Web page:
The rise of Gandhi's popularity and his satyagraha art of revolution led to support from Sardar Vallabhbhai Patel, Pandit Jawaharlal Nehru, Dr. Rajendra Prasad, Khan Mohammad Abbas Khan, Khan Abdul Ghaffar Khan, Chakravarti Rajgopalachari, Dr. Anugraha Narayan Sinha, Jayaprakash Narayan, Jivatram Kripalani, and Maulana Abul Kalam Azad. As a result of prevailing nationalism, Gandhi's popularity, and the party's attempts at eradicating caste differences, untouchability, poverty, and religious and ethnic divisions, Congress became a forceful and dominant group. Although its members were predominantly Hindu, it had members from other religions, economic classes, and ethnic and linguistic groups.
At the Congress 1929 Lahore session under the presidency of Jawaharlal Nehru, Purna Swaraj (complete independence) was declared as the party's goal, declaring 26 January 1930 as "Purna Swaraj Diwas" (Independence Day). The same year, Srinivas Iyenger was expelled from the party for demanding full independence, not just home rule as demanded by Gandhi.
After the passage of the Government of India Act of 1935, provincial elections were held in India in the winter of 1936–37 in eleven provinces: Madras, Central Provinces, Bihar, Orissa, United Provinces, Bombay Presidency, Assam, NWFP, Bengal, Punjab, and Sindh. After contesting these elections, the Indian National Congress gained power in eight of them except Bengal, Punjab, and Sindh. The All-India Muslim League failed to form a government in any province. Congress ministries resigned in October and November 1939 in protest against Viceroy Lord Linlithgow's declaration that India was a belligerent in the Second World War without consulting the Indian people.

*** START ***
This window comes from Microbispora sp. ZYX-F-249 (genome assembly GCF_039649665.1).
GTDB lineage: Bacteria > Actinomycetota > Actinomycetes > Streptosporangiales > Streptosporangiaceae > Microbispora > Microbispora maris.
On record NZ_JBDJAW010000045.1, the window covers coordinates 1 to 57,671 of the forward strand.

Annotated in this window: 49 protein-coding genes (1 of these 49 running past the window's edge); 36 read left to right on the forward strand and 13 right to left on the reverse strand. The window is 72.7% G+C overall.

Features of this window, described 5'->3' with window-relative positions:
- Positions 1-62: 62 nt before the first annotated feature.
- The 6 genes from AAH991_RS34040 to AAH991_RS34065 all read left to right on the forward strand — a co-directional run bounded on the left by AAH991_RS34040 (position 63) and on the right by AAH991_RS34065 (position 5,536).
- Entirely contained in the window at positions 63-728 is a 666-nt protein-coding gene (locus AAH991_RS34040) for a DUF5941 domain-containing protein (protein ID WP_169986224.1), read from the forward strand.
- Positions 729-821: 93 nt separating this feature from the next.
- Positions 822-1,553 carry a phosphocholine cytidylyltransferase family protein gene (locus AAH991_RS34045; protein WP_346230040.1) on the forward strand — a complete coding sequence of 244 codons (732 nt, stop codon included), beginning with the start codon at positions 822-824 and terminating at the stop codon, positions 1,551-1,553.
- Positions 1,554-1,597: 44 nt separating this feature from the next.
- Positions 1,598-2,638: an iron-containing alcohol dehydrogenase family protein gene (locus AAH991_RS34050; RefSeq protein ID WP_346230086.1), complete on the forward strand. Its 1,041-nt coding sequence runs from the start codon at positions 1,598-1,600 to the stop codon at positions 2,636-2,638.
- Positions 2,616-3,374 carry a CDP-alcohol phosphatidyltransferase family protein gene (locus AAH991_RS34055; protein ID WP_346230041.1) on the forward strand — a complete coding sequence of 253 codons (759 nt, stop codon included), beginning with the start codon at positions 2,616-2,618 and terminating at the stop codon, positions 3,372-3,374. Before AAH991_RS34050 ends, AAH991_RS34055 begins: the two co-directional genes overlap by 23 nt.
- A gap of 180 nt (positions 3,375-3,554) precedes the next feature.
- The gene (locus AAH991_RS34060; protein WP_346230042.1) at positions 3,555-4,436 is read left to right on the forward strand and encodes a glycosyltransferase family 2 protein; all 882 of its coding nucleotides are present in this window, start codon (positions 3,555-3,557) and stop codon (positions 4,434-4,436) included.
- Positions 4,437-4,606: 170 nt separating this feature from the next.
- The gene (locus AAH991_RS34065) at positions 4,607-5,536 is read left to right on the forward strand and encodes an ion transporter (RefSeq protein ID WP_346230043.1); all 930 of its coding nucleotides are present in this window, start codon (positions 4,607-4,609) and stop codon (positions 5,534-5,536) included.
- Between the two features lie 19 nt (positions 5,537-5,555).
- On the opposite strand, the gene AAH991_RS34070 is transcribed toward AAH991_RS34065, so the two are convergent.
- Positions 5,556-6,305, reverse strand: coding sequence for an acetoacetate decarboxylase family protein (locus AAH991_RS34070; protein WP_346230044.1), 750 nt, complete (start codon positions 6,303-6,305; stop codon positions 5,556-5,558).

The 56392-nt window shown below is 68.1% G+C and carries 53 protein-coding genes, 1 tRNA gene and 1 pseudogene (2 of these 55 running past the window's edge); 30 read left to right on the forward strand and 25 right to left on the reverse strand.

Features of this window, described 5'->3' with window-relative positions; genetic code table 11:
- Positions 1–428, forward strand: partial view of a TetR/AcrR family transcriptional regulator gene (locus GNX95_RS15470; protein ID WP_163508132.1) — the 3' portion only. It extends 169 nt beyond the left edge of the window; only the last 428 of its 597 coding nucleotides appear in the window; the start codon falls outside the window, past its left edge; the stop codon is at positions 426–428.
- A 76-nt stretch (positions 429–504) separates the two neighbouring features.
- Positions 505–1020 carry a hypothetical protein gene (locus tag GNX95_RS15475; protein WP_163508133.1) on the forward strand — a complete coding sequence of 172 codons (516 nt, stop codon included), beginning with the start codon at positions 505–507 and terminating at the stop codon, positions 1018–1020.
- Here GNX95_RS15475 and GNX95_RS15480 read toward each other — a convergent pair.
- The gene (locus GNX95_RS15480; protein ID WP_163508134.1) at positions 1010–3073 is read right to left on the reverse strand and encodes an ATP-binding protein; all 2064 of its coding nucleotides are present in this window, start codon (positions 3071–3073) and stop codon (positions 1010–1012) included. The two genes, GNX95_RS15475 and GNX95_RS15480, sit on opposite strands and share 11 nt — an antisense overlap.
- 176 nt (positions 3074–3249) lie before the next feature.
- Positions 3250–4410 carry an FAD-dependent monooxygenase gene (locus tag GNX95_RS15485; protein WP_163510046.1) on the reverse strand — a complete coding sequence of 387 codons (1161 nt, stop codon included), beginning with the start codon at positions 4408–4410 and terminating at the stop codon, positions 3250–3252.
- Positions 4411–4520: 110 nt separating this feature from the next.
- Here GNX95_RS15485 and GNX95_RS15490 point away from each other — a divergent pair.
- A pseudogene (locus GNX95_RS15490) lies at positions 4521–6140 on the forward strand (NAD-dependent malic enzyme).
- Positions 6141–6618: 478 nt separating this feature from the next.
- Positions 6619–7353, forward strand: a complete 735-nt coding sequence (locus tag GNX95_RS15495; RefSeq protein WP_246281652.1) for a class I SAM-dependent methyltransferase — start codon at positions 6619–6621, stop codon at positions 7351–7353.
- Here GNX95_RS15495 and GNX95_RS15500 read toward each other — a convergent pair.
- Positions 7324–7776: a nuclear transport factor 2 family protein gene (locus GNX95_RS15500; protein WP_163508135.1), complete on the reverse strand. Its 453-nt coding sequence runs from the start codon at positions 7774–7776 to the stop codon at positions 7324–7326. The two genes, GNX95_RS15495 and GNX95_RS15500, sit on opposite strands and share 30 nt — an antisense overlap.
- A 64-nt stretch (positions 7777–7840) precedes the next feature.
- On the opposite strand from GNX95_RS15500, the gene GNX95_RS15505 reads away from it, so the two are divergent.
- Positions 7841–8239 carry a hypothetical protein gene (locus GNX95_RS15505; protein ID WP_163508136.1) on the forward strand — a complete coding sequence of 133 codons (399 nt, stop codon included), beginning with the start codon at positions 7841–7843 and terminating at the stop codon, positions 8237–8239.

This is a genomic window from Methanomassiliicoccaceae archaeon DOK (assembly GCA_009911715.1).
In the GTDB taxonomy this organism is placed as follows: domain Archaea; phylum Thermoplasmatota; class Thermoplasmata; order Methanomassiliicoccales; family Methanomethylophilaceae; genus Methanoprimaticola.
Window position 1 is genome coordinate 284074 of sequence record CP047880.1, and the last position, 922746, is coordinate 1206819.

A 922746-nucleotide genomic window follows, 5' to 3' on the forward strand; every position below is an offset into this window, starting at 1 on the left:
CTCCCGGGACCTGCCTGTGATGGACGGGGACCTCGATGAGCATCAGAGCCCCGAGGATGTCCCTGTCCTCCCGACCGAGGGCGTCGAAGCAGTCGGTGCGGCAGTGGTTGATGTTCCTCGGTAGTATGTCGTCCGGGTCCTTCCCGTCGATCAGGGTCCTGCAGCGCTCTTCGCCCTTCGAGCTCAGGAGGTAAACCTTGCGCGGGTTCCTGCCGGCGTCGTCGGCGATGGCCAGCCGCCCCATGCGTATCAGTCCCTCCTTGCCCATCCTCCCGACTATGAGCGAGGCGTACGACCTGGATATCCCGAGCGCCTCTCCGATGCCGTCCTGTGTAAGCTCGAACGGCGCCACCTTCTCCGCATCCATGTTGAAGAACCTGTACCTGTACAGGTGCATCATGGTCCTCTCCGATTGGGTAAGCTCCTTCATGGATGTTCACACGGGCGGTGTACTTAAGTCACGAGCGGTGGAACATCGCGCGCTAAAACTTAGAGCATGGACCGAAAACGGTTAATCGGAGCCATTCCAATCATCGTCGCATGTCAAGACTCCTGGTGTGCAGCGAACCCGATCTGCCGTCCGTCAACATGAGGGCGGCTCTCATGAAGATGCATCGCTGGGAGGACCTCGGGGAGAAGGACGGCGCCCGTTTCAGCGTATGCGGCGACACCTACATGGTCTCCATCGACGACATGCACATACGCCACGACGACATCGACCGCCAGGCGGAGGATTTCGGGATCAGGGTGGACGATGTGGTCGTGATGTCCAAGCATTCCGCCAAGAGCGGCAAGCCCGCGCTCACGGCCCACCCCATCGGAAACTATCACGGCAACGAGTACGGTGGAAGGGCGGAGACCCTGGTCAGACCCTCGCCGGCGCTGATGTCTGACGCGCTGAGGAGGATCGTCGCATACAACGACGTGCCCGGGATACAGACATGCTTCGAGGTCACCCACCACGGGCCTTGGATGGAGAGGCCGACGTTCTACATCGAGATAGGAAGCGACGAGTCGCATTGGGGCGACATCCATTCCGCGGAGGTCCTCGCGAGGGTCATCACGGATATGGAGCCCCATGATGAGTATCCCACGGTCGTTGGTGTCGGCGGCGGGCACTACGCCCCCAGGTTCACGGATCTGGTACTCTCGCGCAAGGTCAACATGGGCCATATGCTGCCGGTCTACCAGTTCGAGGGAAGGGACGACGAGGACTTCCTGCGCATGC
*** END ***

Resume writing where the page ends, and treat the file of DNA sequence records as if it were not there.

In 1939, Subhas Chandra Bose, the elected president in both 1938 and 1939, resigned from Congress over the selection of the working committee. The party was not the sole representative of the Indian polity, other parties included the Akhil Bharatiya Hindu Mahasabha, and the All India Forward Bloc. The party was an umbrella organisation, sheltering radical socialists, traditionalists, and Hindu and Muslim conservatives. Gandhi expelled all the socialist groupings, including the Congress Socialist Party, the Krishak Praja Party, and the Swarajya Party, along with Subhas Chandra Bose, in 1939.
In 1946, the British tried the Indian soldiers who had fought alongside the Japanese during World War II in the INA trials. In response, Congress helped form the INA Defence Committee, which assembled a legal team to defend the case of the soldiers of the Azad Hind government. The team included several famous lawyers, including Bhulabhai Desai, Asaf Ali, and Jawaharlal Nehru. The same year, Congress members initially supported the sailors who led the Royal Indian Navy mutiny, but they withdrew support at a critical juncture and the mutiny failed.
After Indian independence in 1947, the Indian National Congress became the dominant political party in the country. In 1952, in the first general election held after Independence, the party swept to power in the national parliament and most state legislatures. It held power nationally until 1977, when it was defeated by the Janata coalition. It returned to power in 1980 and ruled until 1989, when it was once again defeated. The party formed the government in 1991 at the head of a coalition, as well as in 2004 and 2009, when it led the United Progressive Alliance. During this period the Congress remained centre-left in its social policies while steadily shifting from a socialist to a neoliberal economic outlook. The Party's rivals at state level have been national parties including the Bharatiya Janata Party (BJP), the Communist Party of India (Marxist) (CPIM), and various regional parties, such as the Telugu Desam Party, Trinamool Congress and Aam Aadmi Party.